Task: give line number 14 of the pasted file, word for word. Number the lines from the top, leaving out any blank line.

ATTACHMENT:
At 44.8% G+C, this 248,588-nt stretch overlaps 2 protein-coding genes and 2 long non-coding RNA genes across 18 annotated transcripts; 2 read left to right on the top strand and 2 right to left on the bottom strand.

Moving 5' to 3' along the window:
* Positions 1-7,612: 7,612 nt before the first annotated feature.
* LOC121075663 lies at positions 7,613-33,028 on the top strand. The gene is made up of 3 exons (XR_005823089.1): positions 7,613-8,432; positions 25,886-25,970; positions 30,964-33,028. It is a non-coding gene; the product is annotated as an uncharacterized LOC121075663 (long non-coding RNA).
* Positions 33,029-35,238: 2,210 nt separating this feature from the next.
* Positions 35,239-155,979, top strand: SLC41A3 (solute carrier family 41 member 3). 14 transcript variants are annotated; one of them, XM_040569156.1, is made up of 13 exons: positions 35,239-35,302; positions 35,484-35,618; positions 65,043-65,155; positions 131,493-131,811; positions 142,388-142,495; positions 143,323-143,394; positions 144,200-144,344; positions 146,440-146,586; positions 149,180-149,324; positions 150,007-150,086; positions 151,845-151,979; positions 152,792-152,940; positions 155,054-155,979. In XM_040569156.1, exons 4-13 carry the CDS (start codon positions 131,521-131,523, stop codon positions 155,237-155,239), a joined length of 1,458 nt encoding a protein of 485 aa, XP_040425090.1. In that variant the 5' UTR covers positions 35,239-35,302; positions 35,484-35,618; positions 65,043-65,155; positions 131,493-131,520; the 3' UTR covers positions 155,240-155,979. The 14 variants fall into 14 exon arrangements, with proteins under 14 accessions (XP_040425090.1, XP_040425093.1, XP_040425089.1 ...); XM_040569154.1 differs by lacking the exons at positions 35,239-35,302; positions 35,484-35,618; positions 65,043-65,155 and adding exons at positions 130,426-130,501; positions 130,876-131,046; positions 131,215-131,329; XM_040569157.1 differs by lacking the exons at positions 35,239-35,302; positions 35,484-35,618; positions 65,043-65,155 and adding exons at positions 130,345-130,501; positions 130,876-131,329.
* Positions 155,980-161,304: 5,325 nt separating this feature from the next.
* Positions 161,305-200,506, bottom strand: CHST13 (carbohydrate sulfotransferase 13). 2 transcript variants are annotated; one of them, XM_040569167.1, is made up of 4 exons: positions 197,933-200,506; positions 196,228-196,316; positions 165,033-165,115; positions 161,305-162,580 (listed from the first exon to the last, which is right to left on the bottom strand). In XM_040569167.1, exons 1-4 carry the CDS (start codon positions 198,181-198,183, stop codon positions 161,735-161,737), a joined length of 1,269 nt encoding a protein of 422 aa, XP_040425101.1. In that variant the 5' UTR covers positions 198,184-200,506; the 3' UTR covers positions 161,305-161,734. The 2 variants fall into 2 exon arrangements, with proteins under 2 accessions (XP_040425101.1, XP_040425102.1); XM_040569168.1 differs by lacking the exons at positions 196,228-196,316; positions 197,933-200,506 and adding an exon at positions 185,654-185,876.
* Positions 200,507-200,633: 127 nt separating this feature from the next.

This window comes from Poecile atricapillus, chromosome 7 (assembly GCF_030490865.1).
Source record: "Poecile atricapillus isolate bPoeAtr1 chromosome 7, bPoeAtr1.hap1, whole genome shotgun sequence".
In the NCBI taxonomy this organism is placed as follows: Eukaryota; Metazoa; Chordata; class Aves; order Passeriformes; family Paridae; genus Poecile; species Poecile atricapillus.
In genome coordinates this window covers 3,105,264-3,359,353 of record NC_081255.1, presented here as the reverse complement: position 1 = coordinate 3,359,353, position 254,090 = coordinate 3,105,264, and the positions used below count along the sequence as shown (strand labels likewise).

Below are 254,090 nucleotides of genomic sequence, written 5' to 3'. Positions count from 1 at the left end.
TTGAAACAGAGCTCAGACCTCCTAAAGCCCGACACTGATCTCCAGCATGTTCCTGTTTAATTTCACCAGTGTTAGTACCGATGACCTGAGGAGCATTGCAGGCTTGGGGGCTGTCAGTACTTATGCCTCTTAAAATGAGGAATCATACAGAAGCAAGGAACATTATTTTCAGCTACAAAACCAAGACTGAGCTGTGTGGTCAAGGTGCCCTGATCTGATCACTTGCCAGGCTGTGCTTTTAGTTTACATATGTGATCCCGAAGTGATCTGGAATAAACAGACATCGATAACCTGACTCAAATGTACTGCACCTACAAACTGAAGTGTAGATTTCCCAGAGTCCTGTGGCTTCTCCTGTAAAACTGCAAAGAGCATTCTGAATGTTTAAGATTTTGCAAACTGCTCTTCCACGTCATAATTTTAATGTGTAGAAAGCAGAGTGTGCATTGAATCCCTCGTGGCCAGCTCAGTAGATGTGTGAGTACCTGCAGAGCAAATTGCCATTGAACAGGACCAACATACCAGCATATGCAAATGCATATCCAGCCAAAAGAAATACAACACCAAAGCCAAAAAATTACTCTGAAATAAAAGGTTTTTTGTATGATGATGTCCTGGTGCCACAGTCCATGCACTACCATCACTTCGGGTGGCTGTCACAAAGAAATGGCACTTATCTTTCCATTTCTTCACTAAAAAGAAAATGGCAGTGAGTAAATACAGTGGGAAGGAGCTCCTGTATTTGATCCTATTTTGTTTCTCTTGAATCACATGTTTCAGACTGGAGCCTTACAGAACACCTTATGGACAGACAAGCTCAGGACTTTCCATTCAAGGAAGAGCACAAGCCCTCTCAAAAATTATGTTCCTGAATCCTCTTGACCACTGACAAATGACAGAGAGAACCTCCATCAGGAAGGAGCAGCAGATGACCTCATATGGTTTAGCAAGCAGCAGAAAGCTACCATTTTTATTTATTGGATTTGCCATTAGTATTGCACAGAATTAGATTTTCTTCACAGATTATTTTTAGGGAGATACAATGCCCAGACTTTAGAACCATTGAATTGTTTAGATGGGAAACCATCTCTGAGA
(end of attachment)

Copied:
Below are 254,090 nucleotides of genomic sequence, written 5' to 3'. Positions count from 1 at the left end.